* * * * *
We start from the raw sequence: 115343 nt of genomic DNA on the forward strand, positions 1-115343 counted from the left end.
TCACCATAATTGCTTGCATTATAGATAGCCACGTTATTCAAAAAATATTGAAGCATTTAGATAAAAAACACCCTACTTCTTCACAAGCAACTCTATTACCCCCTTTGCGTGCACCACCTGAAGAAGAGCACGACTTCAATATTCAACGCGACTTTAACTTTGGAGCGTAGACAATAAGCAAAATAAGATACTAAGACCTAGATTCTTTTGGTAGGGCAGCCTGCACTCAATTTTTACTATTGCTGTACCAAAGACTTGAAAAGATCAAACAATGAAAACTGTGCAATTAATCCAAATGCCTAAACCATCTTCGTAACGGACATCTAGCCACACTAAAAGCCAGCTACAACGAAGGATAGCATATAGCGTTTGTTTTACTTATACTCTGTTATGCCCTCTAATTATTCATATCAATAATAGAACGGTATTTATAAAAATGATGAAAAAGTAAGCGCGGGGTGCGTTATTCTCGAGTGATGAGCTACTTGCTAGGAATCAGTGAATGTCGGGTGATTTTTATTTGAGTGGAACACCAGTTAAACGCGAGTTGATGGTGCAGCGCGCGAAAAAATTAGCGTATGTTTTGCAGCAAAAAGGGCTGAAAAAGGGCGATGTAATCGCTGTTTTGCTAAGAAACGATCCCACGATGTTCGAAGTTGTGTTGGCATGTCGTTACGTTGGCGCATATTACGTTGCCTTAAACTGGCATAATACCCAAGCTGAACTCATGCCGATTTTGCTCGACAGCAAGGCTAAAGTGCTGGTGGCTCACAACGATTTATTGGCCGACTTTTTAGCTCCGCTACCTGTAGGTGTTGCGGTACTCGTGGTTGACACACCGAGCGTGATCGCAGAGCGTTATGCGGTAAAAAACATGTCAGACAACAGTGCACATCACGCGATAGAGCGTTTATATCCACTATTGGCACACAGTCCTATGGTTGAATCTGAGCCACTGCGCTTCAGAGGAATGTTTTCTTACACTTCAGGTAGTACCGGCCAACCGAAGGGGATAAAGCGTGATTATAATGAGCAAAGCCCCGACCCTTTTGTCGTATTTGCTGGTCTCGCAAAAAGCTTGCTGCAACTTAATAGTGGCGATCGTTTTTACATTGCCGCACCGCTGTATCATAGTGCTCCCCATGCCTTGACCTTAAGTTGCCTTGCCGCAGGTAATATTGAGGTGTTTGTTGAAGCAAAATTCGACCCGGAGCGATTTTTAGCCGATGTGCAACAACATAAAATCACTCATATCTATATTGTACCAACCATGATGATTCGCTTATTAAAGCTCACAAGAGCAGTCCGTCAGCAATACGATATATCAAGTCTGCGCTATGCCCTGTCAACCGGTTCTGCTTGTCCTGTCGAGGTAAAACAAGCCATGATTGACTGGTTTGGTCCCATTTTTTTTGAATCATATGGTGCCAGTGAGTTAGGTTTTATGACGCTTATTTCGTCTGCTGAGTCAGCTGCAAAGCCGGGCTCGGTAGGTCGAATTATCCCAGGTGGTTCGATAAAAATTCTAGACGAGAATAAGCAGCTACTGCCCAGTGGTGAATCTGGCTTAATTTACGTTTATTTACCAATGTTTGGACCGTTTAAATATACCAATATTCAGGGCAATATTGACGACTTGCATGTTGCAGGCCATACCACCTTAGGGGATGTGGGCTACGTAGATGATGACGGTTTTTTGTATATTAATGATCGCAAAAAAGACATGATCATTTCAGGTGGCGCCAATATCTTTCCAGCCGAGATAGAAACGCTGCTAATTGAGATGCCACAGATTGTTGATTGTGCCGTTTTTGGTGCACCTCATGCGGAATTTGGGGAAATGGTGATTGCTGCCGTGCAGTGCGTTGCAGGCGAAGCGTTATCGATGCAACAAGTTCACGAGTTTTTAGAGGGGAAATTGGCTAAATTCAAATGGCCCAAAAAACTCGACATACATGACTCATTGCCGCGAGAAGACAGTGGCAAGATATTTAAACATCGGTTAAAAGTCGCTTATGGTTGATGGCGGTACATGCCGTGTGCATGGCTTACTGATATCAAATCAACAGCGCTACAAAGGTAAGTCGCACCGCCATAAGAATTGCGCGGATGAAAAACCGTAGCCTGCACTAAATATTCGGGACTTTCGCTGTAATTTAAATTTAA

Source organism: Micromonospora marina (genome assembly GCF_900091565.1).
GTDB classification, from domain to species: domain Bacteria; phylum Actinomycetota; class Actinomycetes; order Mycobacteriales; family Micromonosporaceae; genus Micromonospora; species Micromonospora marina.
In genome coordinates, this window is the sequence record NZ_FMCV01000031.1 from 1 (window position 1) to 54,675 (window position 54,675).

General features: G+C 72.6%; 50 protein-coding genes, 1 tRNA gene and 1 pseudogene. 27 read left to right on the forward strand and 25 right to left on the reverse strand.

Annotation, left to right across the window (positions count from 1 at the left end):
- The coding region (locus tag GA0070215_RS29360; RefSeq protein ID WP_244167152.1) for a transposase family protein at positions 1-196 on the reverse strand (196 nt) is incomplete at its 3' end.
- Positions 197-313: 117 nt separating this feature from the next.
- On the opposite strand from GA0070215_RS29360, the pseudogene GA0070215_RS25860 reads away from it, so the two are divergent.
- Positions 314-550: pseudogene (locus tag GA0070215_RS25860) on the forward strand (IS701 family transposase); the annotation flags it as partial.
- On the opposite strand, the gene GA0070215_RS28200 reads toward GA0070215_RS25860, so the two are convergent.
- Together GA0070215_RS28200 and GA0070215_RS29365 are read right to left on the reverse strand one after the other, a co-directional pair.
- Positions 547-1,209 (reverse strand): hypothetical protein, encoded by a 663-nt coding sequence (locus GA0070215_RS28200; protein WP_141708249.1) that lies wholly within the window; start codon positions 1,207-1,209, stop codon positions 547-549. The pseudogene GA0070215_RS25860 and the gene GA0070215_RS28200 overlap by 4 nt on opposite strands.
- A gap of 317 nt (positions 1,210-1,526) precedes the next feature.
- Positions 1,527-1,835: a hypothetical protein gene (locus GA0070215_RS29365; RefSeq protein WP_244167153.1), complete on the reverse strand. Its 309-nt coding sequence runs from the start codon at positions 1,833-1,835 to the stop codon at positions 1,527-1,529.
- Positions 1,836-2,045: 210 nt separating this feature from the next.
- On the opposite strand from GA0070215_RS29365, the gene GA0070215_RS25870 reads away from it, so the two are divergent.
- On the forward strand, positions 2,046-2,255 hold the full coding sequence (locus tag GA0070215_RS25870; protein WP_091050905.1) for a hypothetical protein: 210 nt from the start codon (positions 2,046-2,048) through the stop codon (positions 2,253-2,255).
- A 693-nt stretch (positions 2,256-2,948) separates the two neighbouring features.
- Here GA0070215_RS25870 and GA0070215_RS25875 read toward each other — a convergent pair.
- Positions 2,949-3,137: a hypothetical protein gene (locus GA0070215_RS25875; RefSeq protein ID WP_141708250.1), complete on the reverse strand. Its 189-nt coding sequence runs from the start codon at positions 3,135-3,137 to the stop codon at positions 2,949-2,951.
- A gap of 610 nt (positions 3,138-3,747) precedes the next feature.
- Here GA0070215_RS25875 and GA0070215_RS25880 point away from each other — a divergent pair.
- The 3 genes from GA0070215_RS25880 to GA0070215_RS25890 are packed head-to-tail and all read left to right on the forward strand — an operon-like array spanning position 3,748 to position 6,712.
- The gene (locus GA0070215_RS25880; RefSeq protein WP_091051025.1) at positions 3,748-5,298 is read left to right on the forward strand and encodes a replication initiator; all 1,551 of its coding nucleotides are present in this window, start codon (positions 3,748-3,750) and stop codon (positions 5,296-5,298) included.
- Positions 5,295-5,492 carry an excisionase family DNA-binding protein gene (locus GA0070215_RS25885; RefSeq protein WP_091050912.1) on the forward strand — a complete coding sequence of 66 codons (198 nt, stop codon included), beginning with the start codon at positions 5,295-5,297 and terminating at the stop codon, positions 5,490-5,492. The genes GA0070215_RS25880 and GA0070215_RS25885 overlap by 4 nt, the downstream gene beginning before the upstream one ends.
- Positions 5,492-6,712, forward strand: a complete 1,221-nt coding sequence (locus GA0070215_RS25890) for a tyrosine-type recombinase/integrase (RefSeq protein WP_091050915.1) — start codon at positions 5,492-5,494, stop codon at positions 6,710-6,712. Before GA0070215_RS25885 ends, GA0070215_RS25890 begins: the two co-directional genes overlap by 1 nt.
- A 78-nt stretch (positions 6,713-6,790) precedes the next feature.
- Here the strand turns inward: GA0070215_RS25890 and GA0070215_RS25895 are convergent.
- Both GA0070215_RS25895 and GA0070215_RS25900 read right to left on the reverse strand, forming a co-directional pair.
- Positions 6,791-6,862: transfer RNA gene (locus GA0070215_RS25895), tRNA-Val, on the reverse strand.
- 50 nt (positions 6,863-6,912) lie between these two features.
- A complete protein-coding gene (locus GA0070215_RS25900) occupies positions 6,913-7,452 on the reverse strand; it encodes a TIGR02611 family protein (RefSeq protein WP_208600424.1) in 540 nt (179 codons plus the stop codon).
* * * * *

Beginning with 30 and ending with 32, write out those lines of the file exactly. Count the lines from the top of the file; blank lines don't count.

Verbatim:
- Here the strand turns inward: GA0070215_RS25890 and GA0070215_RS25895 are convergent.
- Both GA0070215_RS25895 and GA0070215_RS25900 read right to left on the reverse strand, forming a co-directional pair.
- Positions 6,791-6,862: transfer RNA gene (locus GA0070215_RS25895), tRNA-Val, on the reverse strand.